Do you have a link to any official documenation regarding this point?

II. RELATED WORK

Thanks for bringing up more relevant literature.
As for your first suggestion, it helps us to classify our test approach as a “grey-box” or rather mixed, since we treat the OS and HW-layer as a black-box.
That being said, the linked document is a white-paper which is not (AFAIK) available as a submitted conference or journal paper. This might be the reason it slipped.
The evaluation report was published after we submitted our paper.

III. METHODOLOGY

The transport latency is not influenced by the processing time. Any processing time just appears on top of the transport latency. Also, the processing is very application-specific, whereas the transport is generic and occurs in every system equally.

Sure. That’s what we propose to do in future work.

D. EVALUATION FRAMEWORK

I agree. We were unspecific at this point. We wanted to point out that performance_test rather focusses on the communication architecture between subscriber/publisher instead of the node setup. Note the word “rather” :wink:

IV. EVALUATION

Sure, end -to-end latency is influenced by the data assembly as well. However, as mentioned before, the assembly is independent of the transport latency and just adds to the overall latency. As such, we present maybe a lower bound of the end-to-end latency in a real system.

From a user perspective we did an A-to-A comparison: We used the default middlewares and compared their performance. The users doesn’t care if it’s mapped to domain participants or contexts. Even, if he cared, he couldn’t change it easily for each middleware. As such, in my eyes, the comparison is reasonable.

Regarding Cyclone and Intra-Process, I’m not sure if that is true: We specifically used inter-process communication, i.e. the data went through the network stack. We did not allow ROS2 intra process comms. This is also visible in the profiling, that we always went down to dds_write and dds_take. However, it might be that a middleware detects that the subscriber is running in the same process as the publisher and then does not use UDP transparently. But, given that there is a big jump in the latency with packets bigger than 64k (the max UDP packet size), this is improbable.

Yes, a real-time kernel could have been used as well.

A. Evaluation of Publisher Frequency

zero-copy is only possible for intra-process communications. If you go over the network, you cannot do zero-copy, but the data is hacked into udp-packet-sized fragments.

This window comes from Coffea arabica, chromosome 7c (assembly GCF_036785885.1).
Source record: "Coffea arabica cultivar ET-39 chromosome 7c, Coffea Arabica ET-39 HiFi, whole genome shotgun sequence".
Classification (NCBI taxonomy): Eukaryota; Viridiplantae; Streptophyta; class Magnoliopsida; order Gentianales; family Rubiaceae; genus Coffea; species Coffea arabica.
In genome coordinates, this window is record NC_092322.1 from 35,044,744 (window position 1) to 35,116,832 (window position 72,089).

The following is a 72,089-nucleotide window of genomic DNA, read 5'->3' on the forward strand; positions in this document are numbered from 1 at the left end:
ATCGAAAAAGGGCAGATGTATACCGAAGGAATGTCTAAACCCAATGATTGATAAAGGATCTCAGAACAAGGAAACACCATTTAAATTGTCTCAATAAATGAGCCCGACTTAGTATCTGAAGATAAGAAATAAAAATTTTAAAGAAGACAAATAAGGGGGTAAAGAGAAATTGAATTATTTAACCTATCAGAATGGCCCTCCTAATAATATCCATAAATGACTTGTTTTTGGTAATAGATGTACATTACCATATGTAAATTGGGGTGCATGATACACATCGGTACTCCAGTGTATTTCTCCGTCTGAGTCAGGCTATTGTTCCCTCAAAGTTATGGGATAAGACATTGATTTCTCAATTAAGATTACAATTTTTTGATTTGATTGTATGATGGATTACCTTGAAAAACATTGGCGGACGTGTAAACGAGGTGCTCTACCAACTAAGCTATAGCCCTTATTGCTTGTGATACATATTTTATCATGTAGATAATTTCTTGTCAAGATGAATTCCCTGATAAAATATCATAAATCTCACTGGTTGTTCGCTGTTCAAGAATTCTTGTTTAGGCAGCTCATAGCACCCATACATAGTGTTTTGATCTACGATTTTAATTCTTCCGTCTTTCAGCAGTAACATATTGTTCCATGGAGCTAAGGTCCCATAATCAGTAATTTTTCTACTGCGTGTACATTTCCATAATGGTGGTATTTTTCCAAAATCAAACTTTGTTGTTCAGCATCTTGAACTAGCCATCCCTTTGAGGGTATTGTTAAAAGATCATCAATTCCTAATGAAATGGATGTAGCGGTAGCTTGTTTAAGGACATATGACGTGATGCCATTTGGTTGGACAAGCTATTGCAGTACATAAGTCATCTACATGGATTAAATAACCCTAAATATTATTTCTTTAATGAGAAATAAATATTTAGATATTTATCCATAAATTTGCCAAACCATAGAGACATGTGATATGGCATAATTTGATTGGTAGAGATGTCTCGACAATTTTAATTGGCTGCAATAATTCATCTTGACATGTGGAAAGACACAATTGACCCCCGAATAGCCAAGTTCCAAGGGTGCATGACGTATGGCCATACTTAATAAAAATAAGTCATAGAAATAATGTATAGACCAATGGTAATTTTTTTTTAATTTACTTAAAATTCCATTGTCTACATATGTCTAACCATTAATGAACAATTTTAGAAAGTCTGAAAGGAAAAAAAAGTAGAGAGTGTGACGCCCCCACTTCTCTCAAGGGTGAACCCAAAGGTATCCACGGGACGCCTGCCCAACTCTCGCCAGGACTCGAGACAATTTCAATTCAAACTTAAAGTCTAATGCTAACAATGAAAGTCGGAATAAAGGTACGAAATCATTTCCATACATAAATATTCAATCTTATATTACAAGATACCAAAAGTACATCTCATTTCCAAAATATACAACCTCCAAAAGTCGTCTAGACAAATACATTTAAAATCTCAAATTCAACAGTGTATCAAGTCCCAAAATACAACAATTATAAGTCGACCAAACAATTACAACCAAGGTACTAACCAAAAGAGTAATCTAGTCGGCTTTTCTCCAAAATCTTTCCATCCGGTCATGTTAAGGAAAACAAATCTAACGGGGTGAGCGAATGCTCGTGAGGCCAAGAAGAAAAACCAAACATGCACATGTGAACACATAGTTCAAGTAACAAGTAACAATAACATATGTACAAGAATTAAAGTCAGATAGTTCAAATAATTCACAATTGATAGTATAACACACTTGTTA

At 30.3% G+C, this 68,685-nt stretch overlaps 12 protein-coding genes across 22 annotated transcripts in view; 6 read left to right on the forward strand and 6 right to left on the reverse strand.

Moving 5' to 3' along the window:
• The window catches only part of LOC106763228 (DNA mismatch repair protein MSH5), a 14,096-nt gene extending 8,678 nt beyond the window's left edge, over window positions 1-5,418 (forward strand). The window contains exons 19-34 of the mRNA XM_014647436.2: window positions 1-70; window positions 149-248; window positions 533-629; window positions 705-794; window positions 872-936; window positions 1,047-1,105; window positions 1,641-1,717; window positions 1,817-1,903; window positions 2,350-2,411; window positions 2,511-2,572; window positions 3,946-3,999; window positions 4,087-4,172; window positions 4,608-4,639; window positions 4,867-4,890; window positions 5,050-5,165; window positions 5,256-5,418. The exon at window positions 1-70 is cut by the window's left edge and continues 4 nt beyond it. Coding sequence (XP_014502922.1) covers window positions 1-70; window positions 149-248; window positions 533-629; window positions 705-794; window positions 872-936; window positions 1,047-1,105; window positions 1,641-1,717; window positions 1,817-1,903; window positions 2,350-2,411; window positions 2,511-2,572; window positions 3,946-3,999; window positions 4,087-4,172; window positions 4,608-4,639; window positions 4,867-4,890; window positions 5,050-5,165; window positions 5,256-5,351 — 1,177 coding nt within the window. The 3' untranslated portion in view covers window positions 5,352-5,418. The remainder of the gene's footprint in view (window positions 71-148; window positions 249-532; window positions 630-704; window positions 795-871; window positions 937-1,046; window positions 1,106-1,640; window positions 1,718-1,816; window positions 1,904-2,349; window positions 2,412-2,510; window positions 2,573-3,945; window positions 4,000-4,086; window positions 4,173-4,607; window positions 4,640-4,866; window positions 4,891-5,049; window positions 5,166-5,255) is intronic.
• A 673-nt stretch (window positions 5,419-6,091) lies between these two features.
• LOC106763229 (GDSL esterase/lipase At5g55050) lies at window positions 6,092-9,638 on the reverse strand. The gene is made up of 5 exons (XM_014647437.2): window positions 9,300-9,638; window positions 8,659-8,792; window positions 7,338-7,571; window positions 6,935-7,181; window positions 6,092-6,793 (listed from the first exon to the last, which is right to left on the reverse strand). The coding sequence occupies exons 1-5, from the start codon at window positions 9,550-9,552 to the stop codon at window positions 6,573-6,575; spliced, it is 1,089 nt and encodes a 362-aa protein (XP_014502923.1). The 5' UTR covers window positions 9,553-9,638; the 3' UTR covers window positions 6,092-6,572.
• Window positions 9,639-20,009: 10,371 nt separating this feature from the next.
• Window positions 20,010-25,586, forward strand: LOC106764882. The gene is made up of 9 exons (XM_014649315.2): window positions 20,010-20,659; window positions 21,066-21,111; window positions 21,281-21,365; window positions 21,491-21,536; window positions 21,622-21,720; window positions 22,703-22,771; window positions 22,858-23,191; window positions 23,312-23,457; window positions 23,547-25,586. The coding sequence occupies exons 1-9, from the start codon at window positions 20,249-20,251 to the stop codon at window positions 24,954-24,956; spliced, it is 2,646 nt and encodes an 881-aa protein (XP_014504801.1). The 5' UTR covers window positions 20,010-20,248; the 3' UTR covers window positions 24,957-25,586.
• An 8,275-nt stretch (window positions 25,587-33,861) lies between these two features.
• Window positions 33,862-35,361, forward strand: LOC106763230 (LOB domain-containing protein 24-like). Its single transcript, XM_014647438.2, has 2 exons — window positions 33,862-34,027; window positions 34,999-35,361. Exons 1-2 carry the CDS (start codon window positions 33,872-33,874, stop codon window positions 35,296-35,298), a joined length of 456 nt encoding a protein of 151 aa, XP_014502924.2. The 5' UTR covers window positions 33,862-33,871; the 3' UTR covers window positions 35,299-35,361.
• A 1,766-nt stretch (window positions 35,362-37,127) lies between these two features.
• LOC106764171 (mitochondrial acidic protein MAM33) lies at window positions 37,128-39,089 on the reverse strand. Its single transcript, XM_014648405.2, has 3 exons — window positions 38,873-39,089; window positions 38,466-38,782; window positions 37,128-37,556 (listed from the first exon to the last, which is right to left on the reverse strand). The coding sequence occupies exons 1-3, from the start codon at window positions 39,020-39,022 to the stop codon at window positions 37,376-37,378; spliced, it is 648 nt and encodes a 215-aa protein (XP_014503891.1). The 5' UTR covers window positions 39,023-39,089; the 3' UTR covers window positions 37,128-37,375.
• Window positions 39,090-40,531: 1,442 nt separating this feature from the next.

B. EVALUATION OF SCALABILITY

Again, zero-copy only works for intra-process, which we did not care too much about. We focused on the latency with inter-process comms, to be able to split the system into independently operating nodes.

C. PROFILING

Regarding the custom MW: We we weren’t aware of that. We would be interested in the rmw!
Regarding notification delay: We used the implementation from rmw as available. Except fastrtps, they all use a waitset for notifying the system that a message has arrived.

D QoS

Good point. We will have a lock at that.

V. CONCLUSION AND FUTURE OUTLOOK

Yep, this should clearly be stated although reasons for this “rule of thumb” are explored and explained in the results section.

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Hi everyone,

I just wanted to leave the latest latency performance evaluation we did on Fast DDS v2.2.0 here in case someone is interested. I think that it constitutes a good example of why just testing out-of-the-box performance might fall short for a large number of use cases.

Of course, I think it is really important to improve the out-of-the-box experience as much as possible, and in that sense, knowing what the default configurations can do is vital. That being said, I think that out-of-the-box performance as it is right now is good enough for a lot of use cases (if not most of them). I also believe that for those for which it is not, we should provide an evaluation of what the different options out there can do, since people leaning towards high performance configurations are already predisposed to make as many design choices and tweaks as necessary.